This is a guest post from Gary Sharma (aka “The Guy with the Red Tie”), founder and CEO of GarysGuide and proud owner of a whole bunch of black suits, white shirts and, at last count, over 40 red ties. You can reach him at gary [at] garysguide.com.
So last week I did this blog post highlighting The 16 SXSW Parties You Really, Really Don’t Want to Miss. And I got a ton of email from you guys & gals saying a) “Thank you, you’re a life saver!” and b) “We want more, more, MOARRR!”
For the hardcore partier, I’ve put together the ULTIMATE Guide to all the SXSW Parties (a whopping 300+ and counting!). Print this out before your trip and you’re golden, my friend. And as you can see, there’re a ton of events that don’t even require a SXSW badge.
The Third Degree
Percolate, the New York-based curation engine that helps brands source relevant content for their social media presence, just raised $1.5 million. The seed round was led by First Round Capital. Lerer Ventures and SV Angel also invested, as well as Path founder Dave Morin and Rick Webb, who used to work with Percolate co-founder Noah Brier at the Barbarian Group.
Along with the added cash, which will be used to hire a sales team and engineers, Percolate moved its platform from alpha to beta and unveiled a new design with a focus on helping brands generate content for “the social web”–in other words their Facebook, Tumblr, and Twitter profiles or other branded sites.
The last time we spoke to Mr. Brier, Percolate was being bootstrapped by its founders and had just announced that it would be powering Counterparties, the Reuters owned website, for its editors Felix Salmon and Ryan McCarthy. Since then, the company has helped find content Amex OPEN Forum’s Tumblr and taken on a similar role with sites from Mastercard and GE.
Yesterday, Betabeat friend and neighbor Kat Stoeffel told you about Counterparties.com, a new Reuters blog that, in short, teaches you “to read like Felix Salmon.” The site, which features the most relevant and talked about articles from Mr. Salmon’s Twitter and Google Reader, is powered by Percolate, a seven-person East Village startup co-founded by Noah Brier, former head of strategic planning at Barbarian Group, and Federated Media vet James Gross.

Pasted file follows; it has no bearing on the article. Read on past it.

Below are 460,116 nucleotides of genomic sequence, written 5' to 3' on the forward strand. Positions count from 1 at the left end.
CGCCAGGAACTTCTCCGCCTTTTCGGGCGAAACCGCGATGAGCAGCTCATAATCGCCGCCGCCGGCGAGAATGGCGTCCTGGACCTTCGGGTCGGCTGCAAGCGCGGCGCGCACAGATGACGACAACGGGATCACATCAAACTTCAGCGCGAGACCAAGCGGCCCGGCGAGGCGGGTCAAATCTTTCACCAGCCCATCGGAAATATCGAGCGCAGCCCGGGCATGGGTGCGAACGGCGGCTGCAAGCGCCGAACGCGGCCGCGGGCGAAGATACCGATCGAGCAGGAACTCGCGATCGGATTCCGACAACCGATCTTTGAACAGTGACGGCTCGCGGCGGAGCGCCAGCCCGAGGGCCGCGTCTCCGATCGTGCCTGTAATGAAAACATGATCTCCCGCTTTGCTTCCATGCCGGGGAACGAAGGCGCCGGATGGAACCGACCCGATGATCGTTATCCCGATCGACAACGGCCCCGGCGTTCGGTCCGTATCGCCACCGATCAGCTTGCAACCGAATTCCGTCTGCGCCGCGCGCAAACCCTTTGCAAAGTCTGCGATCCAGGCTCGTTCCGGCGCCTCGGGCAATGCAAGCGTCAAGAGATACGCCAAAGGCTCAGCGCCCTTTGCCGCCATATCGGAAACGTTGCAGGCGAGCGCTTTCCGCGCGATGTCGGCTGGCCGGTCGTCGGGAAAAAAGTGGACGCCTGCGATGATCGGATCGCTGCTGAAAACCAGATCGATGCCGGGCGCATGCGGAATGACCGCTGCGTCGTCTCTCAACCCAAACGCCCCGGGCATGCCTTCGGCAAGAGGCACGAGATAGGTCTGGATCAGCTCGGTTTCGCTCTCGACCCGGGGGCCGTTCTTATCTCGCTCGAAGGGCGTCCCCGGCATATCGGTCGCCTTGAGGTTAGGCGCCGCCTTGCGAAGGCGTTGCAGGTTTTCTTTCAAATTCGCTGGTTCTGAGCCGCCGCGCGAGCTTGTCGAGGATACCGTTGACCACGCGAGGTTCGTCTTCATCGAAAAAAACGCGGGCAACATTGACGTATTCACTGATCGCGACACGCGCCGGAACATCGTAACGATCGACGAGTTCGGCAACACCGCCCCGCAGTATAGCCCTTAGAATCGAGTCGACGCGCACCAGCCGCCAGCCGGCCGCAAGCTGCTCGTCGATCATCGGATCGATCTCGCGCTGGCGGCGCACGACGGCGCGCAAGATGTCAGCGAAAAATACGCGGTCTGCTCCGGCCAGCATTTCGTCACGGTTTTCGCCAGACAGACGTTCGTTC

Betabeat talked to Mr. Brier about why Percolate hasn’t tapped the local froth in the venture market, whether the Barbarian offices are coming down with startup fever, and why no one looks at Twitter anymore.
Jay Parkinson, the man Fast Company dubbed “The Doctor of the Future” in 2009, was lounging in his Williamsburg backyard, a few blocks from the Bedford stop on the L. It was a sleepy afternoon, interrupted only by the occasional sound of his Goldendoodle, Buddy, crunching on a bone, or his neighbors, on the other side of the fence, giving their pet pig what sounded like a bath.
The Bose radio in the kitchen piped soothing Dixieland standards past the verdant rose bushes. Dr. Parkinson went sockless in his loafers. He wore navy seersucker shorts and had his chambray shirt unbuttoned to somewhere around his fourth rib, revealing a tight, tanned torso. Life seemed swell.
“I was the doctor of the tech community,” the 35-year-old Dr. Parkinson recalled of his emergence on the scene several years ago. “It was just my first practice, but I got a ton of press and a lot of hits. So, like, anybody young and creative in New York would call me up to be their doctor.”
Welcome to New Fit City
Rick Webb is ready for a roadtrip. “D.C, Richmond, North carolina, Kennedy space center, Miami, Orlando, SF, Chapel Hill, Philly, Boston, SF, Seattle, then home a week, then Asbury park, Austin, Atlantic city, SF, LA,” he told Betabeat this morning about his plans for the next two months. “I think that’s most of it.”
Mr. Webb has been with The Barbarian Group since he helped found the company in 2001, and has been primarily responsible for developing the firms celebrated “secret-sauce”. In the last year he has become a much more active tech investor and says he’s ready for a new challenge, although he won’t say yet what that is. “I am consciously undecided. I figure I’ve done the same thing for so long I need to decompress before I even think about doing anything else.”
Knowing Mr. Webb is an acolyte of the Four Hour Body, we wondered if this trip would be some combination of new aged mysticism and cyber quantification in search of his next big mission. “It’s not like some vision quest or anything. Mainly seeing old friends and weddings.”
We hear from sources that the search for a replacement is already underway, but probably won’t become official for a little while. Pass on any intel to email@example.com
NEW YORK CITY’S START-UP SCENESTERS were nowhere near the isle of Manhattan when the 4 Hour Body fad hit its tipping point among the local tech set. In fact, according to Rick Webb, co-founder of the Tribeca-based digital agency the Barbarian Group, the digerati diet craze currently upending start-up snack supplies and clogging Twitter feeds with the hashtag #4HB reached comic proportions during the city’s annual pilgrimage to Austin, Texas, back in March.
Mr. Webb traced the outbreak back to the carbo-loading marathon that is South by Southwest. Or “beer and taco week,” as Mr. Webb described it. He and several other techies had recently become disciples of The 4 Hour Body: An Uncommon Guide to Rapid Fat-Loss, Incredible Sex, and Becoming Superhuman, a life-hacking manual written by Tim Ferriss that distills a decade of experiments into chapters about slow carbs, self-tracking and, yes, how to make a woman orgasm in 15 minutes.